So, Max Durocher (Jamie Foxx) is a taxi cab driver. He works the night shift, more relaxed, better tips, we all know that deal. One day a man named Vincent (Tom Cruise) steps into in taxi and his whole world is changed as he’s taken on a hit spree throughout the burroughs of L.A. As the story unfolds, we find out exactly why Vincent is killing at seemingly random, and we accompany Max on this death-filled ride and we live/die with him. The endings great, definitely worth the watch.
There are a lot of great scenes in this movie, a lot of interesting feels to each hit that Vincent does. You have the ghetto-style hit, the businessman hit, the jazz hit (hilariously and well played) and even the club scene hit. (I hope that’s not giving too much away…) Every murder comes with a different feel to L.A. and creates a real atmosphere for what one city can offer. At every twist and turn, you wonder who’s going to live and die, it’s never certain. And as you go along, unlike most movies, you get development with the action and thrills that gives you emotional stock in the characters.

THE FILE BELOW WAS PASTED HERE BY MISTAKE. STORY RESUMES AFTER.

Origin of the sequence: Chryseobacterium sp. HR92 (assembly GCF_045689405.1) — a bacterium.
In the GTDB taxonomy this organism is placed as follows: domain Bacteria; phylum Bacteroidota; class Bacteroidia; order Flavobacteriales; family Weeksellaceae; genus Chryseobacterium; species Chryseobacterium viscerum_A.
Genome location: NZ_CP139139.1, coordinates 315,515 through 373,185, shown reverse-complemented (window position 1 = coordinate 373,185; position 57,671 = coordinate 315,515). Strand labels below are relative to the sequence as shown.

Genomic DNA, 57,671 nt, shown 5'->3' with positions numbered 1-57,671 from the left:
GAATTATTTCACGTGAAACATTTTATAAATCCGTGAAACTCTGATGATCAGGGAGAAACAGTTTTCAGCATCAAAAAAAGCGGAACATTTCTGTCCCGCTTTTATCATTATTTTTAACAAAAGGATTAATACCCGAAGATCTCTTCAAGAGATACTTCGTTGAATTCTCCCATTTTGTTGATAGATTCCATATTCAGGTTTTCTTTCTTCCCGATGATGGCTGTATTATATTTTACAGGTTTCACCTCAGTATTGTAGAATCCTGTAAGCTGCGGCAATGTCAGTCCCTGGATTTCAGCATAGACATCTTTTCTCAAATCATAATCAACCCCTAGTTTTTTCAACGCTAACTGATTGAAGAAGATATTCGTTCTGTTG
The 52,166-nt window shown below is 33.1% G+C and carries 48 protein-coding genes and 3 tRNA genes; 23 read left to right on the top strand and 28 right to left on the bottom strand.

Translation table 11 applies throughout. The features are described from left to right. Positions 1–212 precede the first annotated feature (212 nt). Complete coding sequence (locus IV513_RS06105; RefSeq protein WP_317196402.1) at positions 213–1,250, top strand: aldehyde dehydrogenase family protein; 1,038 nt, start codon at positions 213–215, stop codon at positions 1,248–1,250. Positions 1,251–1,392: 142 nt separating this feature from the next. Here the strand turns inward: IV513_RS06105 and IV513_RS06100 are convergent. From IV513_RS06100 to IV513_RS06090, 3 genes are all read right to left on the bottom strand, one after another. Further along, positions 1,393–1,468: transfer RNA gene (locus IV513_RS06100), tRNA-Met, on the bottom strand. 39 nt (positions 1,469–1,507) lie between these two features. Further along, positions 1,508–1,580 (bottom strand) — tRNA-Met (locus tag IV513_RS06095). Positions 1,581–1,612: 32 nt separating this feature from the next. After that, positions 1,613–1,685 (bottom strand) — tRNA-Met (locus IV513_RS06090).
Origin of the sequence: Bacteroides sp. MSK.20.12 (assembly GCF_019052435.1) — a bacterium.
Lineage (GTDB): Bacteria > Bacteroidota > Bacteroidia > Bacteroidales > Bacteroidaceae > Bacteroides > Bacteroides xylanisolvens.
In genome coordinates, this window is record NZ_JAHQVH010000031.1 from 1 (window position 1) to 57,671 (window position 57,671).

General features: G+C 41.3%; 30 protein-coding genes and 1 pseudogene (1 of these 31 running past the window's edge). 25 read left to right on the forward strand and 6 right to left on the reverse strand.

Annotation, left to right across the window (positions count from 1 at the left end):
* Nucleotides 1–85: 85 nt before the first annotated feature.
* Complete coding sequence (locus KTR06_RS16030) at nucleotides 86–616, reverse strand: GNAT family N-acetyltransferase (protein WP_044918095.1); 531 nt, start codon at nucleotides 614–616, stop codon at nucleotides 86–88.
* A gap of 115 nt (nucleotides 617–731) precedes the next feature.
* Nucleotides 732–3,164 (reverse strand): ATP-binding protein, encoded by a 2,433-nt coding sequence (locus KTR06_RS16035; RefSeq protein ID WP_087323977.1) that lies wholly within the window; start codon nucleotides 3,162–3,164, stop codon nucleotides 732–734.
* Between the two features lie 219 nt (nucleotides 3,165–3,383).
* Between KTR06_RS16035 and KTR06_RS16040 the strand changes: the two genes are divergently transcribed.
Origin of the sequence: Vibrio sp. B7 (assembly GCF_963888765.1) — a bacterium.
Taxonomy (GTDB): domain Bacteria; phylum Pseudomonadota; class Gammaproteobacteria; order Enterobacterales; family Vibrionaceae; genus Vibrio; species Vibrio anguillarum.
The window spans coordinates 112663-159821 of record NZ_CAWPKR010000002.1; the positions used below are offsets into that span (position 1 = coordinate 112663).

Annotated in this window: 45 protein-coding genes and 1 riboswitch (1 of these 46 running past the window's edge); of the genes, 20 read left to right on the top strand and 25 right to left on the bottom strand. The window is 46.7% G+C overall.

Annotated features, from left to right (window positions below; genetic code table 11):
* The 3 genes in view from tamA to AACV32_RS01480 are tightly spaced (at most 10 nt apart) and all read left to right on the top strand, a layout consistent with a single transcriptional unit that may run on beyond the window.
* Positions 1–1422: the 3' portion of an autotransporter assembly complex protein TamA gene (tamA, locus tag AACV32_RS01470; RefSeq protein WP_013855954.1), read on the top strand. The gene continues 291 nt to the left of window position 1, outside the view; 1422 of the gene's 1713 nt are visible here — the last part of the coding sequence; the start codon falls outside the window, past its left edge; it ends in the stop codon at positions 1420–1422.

What I loved is the script of this movie. The rapport between Tom Cruise and Jamie Foxx is ridiculously entertaining, witty, and quite thought provoking in its intensity. Max and Vincent, in a weird way, develop a friendship that doesn’t seem to break until the very end, although it may have started out driver/assassin and transformed into kidnapper/hostage. Although I’m sure most situations such as this wouldn’t develop into a long-standing story, this one instance still feels as if it had the capability to occur. And it stands alone as an experience that none would ever forget.